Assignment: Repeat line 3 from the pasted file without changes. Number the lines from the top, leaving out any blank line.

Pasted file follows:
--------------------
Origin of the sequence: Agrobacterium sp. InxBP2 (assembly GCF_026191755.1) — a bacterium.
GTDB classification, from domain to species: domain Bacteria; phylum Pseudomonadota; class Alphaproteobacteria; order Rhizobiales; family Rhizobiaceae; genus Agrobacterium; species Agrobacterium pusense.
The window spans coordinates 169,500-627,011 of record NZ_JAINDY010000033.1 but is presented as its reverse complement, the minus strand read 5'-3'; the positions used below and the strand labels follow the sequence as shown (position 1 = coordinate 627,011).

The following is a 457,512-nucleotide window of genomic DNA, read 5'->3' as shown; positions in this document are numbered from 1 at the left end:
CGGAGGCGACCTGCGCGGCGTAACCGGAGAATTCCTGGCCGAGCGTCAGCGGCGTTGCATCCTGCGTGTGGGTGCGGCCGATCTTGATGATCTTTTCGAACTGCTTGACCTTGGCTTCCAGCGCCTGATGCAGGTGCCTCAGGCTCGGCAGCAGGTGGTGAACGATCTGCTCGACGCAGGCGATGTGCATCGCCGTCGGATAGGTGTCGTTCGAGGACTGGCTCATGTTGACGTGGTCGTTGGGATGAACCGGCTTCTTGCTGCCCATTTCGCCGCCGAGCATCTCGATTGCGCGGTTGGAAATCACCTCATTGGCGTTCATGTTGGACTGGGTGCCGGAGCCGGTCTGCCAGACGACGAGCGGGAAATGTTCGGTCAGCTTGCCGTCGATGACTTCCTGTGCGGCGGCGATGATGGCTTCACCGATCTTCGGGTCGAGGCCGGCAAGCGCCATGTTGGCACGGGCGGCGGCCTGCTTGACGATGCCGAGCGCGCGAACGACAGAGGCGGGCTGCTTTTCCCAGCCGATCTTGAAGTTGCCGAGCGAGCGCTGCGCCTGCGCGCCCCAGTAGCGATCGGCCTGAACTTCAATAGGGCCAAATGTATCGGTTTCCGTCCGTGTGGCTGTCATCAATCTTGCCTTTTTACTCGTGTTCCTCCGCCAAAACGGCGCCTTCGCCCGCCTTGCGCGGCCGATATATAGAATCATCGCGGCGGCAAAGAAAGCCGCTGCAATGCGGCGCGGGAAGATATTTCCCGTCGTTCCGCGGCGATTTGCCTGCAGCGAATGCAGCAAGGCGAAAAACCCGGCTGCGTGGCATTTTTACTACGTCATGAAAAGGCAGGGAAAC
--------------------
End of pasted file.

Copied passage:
The window spans coordinates 169,500-627,011 of record NZ_JAINDY010000033.1 but is presented as its reverse complement, the minus strand read 5'-3'; the positions used below and the strand labels follow the sequence as shown (position 1 = coordinate 627,011).